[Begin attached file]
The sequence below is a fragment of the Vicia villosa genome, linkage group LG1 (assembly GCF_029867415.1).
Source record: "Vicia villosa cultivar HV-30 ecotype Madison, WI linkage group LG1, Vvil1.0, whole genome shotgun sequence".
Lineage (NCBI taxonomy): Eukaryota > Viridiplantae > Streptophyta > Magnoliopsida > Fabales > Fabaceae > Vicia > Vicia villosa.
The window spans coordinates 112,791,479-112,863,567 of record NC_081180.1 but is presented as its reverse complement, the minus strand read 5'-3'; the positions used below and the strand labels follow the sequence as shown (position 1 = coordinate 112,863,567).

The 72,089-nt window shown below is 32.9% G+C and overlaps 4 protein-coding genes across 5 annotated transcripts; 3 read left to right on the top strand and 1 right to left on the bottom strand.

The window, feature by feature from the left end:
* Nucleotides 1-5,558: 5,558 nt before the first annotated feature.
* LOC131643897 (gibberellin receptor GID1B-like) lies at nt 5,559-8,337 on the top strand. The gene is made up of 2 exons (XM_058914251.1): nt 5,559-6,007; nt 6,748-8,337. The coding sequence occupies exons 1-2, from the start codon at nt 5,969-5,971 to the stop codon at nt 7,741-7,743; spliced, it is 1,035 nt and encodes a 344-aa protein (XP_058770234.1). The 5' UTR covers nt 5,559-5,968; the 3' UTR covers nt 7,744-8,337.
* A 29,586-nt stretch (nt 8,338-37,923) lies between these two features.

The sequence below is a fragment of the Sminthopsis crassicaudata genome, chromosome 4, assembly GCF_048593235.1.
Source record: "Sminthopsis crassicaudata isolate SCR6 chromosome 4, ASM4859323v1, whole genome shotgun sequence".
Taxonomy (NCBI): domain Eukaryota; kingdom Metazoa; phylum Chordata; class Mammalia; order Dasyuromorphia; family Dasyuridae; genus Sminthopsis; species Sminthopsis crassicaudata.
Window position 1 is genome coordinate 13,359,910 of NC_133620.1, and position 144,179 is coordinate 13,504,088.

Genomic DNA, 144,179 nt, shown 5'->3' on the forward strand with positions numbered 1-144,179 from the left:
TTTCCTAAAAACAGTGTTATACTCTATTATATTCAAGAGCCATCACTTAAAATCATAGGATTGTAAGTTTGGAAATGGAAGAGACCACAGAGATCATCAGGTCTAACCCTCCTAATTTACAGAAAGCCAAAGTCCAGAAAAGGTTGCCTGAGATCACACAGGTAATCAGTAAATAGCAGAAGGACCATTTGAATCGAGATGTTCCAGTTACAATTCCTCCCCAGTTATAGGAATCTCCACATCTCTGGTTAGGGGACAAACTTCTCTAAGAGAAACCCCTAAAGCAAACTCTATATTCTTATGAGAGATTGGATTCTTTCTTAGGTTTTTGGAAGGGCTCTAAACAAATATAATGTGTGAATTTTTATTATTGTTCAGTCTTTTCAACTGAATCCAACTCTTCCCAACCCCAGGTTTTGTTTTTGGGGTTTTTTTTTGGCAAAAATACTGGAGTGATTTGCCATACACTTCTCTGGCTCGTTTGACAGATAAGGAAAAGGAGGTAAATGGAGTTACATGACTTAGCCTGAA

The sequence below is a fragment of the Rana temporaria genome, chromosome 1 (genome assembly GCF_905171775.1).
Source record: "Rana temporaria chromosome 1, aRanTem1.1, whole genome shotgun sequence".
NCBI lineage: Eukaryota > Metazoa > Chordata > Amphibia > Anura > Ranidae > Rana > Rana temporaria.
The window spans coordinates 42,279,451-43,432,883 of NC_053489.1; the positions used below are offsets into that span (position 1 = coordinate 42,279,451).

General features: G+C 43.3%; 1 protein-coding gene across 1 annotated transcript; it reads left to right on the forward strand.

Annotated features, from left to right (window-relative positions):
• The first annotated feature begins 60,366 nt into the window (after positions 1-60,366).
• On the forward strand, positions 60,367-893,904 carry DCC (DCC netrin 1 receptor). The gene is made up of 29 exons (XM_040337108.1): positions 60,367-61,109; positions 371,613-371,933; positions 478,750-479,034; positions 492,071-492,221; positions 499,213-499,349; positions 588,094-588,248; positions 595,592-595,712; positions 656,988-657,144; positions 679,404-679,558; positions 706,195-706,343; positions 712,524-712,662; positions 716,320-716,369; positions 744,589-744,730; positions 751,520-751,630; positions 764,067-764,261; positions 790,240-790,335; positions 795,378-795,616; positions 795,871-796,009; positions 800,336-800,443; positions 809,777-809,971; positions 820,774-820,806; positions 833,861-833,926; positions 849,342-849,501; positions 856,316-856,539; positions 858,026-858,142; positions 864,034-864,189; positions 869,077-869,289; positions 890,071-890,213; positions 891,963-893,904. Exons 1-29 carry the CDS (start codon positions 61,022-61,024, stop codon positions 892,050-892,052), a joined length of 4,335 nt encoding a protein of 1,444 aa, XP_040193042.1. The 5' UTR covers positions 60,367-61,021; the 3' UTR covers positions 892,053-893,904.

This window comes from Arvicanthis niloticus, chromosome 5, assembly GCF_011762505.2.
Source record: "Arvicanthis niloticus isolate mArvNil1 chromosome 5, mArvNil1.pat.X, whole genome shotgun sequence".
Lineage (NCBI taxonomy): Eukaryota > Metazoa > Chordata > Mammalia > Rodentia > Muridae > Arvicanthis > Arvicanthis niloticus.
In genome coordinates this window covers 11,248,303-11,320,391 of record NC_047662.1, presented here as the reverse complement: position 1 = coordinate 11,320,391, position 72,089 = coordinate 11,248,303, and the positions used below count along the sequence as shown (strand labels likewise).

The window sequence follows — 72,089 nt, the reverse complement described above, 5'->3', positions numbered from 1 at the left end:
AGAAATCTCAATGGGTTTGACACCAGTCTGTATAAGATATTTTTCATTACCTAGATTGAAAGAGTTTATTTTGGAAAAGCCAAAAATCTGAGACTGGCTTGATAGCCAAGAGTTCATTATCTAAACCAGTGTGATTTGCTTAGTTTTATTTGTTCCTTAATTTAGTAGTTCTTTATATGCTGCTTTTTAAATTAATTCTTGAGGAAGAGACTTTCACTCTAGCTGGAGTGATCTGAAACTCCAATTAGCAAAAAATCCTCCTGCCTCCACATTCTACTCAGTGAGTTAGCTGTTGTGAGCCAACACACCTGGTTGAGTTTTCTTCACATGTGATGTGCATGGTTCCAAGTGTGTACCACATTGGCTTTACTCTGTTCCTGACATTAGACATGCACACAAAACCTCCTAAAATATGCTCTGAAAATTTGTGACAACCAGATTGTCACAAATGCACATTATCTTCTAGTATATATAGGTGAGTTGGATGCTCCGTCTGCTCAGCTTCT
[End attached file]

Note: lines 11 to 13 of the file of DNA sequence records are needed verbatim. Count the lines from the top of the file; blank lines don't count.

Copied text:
Source record: "Sminthopsis crassicaudata isolate SCR6 chromosome 4, ASM4859323v1, whole genome shotgun sequence".
Taxonomy (NCBI): domain Eukaryota; kingdom Metazoa; phylum Chordata; class Mammalia; order Dasyuromorphia; family Dasyuridae; genus Sminthopsis; species Sminthopsis crassicaudata.
Window position 1 is genome coordinate 13,359,910 of NC_133620.1, and position 144,179 is coordinate 13,504,088.